For producers with large herds, the dream of robotic attachers on rotary parlors is one step closer to reality.
DeLaval has introduced its prototype robotic rotary, a 24-stall herringbone configuration that can milk up to 800 cows 2X or 540 cows 3X. That capacity comes with a Cadillac version of the automatic milking rotary: the AMR.
“Dairy farmers have been asking for an automatic milking rotary for a long time. We developed the AMR with three key customer benefits in mind: profitability, farm management and flexibility,” says Andrew Turner, DeLaval vice president of capital goods.
Since the AMR is still in development and must be tested commercially this year, the units are not yet for sale, nor have prices been determined. DeLaval officials will only say that the units will be sold at an economically attractive price. Commercial robotic rotaries should be available in 2012, Turner says.
The local labor supply will determine whether dairy producers choose robotic milking over conventional systems. “Not the price of labor but the quality of the work determines demand for robots,” asserts Joakim Rosengren, president and CEO of DeLaval.
“Whether in Europe, Russia, Australia, South America or North America, if there are no good milkers available, robots will take over the job,” he says.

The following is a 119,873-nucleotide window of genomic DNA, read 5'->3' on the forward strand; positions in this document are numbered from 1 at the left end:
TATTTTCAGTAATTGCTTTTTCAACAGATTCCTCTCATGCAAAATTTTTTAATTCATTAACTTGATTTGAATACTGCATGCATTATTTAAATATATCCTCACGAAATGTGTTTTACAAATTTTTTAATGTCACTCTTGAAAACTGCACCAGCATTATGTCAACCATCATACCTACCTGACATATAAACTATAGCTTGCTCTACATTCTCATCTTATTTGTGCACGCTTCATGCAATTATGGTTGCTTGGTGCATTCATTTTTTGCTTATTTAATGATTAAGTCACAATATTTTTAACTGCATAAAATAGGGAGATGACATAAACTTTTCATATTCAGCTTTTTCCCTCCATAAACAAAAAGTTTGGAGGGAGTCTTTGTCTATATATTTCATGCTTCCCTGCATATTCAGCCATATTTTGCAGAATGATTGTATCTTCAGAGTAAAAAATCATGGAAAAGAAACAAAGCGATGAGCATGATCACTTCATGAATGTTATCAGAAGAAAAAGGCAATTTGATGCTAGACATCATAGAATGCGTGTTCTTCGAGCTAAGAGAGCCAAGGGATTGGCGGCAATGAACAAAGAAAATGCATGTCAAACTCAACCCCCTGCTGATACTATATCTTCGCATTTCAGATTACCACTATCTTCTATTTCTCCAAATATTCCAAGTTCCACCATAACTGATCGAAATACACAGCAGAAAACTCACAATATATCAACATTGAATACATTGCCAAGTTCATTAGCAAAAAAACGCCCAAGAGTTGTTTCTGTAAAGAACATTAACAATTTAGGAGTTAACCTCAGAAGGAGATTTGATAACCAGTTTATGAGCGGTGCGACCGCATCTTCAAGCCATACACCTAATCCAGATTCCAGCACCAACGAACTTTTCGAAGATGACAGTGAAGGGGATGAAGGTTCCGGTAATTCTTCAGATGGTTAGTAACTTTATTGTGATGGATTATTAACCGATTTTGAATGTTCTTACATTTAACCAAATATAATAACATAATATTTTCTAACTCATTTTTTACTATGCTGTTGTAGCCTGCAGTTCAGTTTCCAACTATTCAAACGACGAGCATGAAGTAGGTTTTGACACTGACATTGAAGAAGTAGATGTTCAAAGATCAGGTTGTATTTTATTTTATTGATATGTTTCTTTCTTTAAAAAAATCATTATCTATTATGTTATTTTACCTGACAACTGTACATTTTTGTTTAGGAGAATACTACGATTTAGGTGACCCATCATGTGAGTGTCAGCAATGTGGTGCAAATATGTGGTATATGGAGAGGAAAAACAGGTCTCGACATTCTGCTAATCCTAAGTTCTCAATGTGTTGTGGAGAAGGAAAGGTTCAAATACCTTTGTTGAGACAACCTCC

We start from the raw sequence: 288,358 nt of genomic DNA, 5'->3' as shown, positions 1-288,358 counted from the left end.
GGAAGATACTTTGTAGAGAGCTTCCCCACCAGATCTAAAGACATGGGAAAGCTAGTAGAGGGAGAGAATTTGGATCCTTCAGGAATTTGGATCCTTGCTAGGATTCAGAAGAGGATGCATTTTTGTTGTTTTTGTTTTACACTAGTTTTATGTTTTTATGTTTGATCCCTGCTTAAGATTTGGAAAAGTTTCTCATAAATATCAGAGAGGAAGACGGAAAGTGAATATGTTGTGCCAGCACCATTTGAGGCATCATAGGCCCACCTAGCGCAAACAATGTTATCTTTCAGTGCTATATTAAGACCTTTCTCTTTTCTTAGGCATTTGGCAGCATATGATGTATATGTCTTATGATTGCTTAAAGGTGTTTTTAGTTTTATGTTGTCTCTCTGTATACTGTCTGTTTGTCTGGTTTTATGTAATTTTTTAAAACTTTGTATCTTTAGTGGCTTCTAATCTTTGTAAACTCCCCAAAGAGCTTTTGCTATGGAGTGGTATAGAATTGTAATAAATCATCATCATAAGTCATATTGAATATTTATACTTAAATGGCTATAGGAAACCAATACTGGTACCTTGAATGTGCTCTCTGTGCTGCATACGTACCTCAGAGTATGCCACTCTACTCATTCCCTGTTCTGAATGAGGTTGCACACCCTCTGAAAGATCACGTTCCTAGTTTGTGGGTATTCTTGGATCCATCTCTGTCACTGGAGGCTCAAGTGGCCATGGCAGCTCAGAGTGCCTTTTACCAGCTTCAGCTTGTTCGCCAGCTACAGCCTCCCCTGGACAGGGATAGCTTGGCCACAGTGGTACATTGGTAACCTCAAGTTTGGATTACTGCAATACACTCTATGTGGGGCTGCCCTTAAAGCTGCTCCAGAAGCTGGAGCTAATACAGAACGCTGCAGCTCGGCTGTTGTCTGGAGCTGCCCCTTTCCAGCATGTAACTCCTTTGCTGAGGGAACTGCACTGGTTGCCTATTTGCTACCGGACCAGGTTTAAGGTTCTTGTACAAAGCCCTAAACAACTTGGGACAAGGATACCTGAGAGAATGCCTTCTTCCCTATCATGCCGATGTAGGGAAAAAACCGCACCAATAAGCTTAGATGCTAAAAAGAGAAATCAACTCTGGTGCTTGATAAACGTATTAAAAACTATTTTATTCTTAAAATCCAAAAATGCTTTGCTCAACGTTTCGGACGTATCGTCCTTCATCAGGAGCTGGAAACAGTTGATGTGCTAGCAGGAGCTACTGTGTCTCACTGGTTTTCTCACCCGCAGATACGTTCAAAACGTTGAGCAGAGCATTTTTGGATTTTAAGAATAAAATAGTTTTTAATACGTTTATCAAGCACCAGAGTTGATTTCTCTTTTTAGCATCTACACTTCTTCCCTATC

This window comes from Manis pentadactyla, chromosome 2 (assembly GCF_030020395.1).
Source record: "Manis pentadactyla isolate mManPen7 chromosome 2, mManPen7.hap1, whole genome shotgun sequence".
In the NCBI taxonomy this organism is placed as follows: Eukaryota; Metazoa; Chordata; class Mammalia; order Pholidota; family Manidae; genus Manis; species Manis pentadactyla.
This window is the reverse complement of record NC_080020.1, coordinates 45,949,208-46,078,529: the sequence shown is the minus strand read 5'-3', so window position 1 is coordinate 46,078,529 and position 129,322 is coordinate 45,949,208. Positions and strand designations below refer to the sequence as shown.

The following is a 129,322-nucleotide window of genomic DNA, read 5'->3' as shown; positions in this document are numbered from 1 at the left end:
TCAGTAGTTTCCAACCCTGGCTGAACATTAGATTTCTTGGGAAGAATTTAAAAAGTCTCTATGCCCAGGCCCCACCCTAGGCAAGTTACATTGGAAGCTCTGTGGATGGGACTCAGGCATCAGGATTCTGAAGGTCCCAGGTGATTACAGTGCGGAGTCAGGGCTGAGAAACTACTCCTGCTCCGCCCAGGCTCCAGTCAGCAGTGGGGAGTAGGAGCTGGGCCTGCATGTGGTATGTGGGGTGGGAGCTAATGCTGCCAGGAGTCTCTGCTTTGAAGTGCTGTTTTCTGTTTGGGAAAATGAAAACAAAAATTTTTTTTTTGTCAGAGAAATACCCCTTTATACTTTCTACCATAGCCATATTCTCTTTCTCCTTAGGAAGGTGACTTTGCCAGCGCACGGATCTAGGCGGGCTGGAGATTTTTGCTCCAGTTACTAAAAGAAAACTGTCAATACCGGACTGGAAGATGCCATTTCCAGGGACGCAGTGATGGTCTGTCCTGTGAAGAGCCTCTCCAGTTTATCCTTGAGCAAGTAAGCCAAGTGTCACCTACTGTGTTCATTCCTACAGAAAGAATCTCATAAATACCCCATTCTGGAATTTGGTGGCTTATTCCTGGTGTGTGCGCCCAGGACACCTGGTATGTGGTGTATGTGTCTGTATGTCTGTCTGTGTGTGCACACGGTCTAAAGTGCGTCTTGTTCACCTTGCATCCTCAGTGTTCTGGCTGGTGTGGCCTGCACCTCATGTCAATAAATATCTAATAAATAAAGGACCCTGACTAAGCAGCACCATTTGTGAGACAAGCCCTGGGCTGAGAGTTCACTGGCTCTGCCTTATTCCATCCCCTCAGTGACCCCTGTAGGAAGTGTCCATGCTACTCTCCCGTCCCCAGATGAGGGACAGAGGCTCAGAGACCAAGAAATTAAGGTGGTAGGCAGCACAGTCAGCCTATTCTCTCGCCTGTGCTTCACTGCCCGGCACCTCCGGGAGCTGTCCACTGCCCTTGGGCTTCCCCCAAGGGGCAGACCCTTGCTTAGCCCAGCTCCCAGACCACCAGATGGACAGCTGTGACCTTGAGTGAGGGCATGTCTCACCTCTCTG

In its current stage of development, there are two versions of the AMR, each with 24 stalls. The basic version has one robot for cleaning and prepping teats, one robot to attach the milker units and one robot for postmilking teat spraying. The higher-capacity version has two robots for prepping teats, two for attaching units and one for post-milking spraying.
With the basic version, one robot prepares all four teats while another robot attaches cups to all four teats. In the high-volume version, four robots work on four cows at the same time. Each robot prepares two teats and attaches cups to two teats. The rotary then moves forward, and the next robot preps and attaches the remaining teats. A fifth robot is used to disinfect all of the cow’s teats after milking is completed.